Christmas Pondering…

Christmas is one of my favourite points in the year (the other being my birthday, and this year we can throw in the wedding, which perhaps points to my love of gifts more than anything) but I find that the more I learn to live with the illness I have, the more Christmas comes to life.

The bible has many stories of suffering, but the birth of Christ is rarely put into that context – and yet, here you have a young couple, who stepped into scandal almost as soon as they met – pointed remarks and being ostracised was a very likely outcome to their dilemma of having been chosen to raise the son of God.

Despite the fact they both acted in faith, followed God and trusted in him, they came into a fair bit of trouble as a result of doing as he asked. They found themselves homeless, giving birth in a stable, with a bunch of outcasts and foreigners coming to worship their son. Then, eventually, they had to flee to ensure that their son was not amongst the hundreds of babies slaughtered – due to their presence.

Their story is one of hope, not because their life was a life of the ever serene school nativity, but because they struggled, they were chosen by God to the most important role imaginable. They followed God, and trusted in his plan and purpose – despite that leading them into times of exile, scandal, loneliness and fear for their lives.

Christmas is the story where God shows the world that he really does love it that much. He not only sends his son, but he does it in such a way that he demonstrates his love is for all. The common line of ‘Jesus wasn’t born in a palace’ may be much used, but it has good reason to be. He was born as an equaliser – his role was to demonstrate that God is an equal access God. The rich and educated are not excluded from the story, the poor and scandalous are not excluded from the story, the foreigners, the people for whom things never seem to go to plan, are not excluded from the story.

As time goes by and I find that my mental health is not improving, I find that the Christmas story is truly a story of hope. It is the story that tells me that in the very darkest moments God can be accessed – whether I feel it or not.
He didn’t send his son into a life of comfort, wealth and popularity, not because these things are bad in and of themselves, but because they are not accessible to everyone. He sent his son into the darkness, into a life that would end young, would start in poverty and would be lived for those that others exclude.

The Christmas story is one for those who struggle with the bright lights, tinsel, materialisation and family centred nature of the modern Christmas. In the chaos, when all is just too much, there is a story that we can immediately go back to. Mary and Joseph will have felt entirely overwhelmed, lost in the chaos of life, and just not really knowing what was coming next.

This is a huge comfort to me, in the moments when really I just want to run and hide, when I don’t want to have to deal with all the noise, business and celebration of Christmas, I know I am not alone. The Christmas story is a celebration, a story of hope – but of hope to come. And whilst we live with the knowledge of the cross, and the hope fulfilled – we still have to deal with the same situation Mary and Joseph had. The now (Jesus is here) and the not yet (we still have to live with the trials of living in a fallen world) is the reality we have, the same one they had.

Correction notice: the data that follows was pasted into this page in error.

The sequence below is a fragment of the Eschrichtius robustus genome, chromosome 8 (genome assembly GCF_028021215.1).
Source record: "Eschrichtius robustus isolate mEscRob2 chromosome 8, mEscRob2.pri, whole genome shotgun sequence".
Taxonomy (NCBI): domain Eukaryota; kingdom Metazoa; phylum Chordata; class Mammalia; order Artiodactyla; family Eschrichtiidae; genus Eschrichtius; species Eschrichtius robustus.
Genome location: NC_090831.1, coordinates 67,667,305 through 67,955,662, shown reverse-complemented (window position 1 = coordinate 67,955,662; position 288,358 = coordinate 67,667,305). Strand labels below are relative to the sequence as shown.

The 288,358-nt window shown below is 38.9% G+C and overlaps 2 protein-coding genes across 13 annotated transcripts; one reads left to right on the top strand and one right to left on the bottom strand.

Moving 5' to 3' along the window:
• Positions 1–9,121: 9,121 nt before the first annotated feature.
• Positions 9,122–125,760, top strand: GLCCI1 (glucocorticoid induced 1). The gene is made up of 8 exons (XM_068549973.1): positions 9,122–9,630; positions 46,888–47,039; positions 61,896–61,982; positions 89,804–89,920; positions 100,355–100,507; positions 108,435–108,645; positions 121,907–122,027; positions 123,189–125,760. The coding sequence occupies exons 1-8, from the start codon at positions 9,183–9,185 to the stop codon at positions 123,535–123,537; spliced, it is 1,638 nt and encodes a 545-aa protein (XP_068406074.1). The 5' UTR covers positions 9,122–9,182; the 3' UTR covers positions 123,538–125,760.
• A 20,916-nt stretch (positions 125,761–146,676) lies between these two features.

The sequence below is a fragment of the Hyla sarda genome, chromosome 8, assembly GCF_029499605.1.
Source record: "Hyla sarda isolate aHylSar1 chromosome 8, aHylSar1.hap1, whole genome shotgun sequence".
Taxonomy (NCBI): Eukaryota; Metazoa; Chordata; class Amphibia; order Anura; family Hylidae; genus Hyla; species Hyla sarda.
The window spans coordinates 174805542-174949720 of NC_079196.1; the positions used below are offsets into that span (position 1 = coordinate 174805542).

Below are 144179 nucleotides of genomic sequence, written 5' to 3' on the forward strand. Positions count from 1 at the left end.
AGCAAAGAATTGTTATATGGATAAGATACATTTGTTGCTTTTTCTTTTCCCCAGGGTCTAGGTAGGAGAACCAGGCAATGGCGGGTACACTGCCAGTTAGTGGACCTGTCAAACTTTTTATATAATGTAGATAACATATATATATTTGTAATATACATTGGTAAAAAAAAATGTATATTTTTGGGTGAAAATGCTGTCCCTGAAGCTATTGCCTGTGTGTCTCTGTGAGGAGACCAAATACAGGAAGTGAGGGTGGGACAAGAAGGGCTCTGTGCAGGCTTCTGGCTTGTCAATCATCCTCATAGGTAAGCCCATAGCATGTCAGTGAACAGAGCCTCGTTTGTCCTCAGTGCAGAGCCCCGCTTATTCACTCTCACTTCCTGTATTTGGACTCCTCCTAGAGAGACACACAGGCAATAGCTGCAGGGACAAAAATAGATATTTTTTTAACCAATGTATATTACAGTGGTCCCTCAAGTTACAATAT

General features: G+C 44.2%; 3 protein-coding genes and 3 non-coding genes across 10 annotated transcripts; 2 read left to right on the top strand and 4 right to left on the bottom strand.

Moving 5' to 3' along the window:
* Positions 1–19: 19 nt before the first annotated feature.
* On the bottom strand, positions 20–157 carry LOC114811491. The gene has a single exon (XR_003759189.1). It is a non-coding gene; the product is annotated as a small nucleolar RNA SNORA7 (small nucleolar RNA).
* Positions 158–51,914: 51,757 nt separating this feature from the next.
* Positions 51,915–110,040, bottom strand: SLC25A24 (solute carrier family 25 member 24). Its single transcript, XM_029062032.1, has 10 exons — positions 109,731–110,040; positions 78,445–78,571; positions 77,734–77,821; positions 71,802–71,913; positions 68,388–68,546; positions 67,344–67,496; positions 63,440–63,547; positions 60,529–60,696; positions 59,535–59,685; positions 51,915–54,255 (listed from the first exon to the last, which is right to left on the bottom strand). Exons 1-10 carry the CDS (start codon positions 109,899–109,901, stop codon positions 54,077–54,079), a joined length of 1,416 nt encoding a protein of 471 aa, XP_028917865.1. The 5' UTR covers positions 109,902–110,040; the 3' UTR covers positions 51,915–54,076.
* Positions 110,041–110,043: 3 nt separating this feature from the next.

It is ok not to be joyfully happy, or not have life all together, or not know what is to come at Christmas. The point of Christmas is that it shows us that we are not alone – Jesus has come, he has experienced the worst, and even when everything is just dark, we can know that he is there with us still.


  • A little over a year ago you came and shared in Combe Down, and spoke powerfully about your depression; it moved me and spoke to me, as I often have black dog days. Thank you for your enduring faithful honest, and may you know the Presence of the King this Christmas. Gerard

  • Thank you Katherine for honestly sharing your story and showing how our Saviour intersects with this suffering world. I am a Christian psychiatrist who has also struggled with depression. I write about this at
    I have written about strategies I have developed that comes with an ebook downloadable from the site.

  • Katharine,

    Inspiring as ever. I gather your dad has ‘man flu’ at the moment so things could be worse.
    God bless you … which I know he does,


  • Thank you for these words; November & December are particularly brutal for me, I’ve found, and your words remind me of Isaiah’s: “The people that walked in darkness have seen a great light: they that dwell in the land of the shadow of death, upon them hath the light shined.”

  • I happened upon your blog while trying to find the script of your Dad’s Christmas sermon.
    I’ve read a few of your posts and find them refreshingly honest and encouraging.

  • Thank you, especially for the sharp contrast with our sanitised Christmas and the message of hope through struggle. Two of us lay readers arrived at church on Christmas morning thinking we were both leading the service – hence no sermon. I had read your blog the night before and had it on iPad. I explained this to the congregation and read it to them, so your words were heard in a little country church in West Norfolk on Christmas morning. They touched many. Thank you, they were words they needed to hear.

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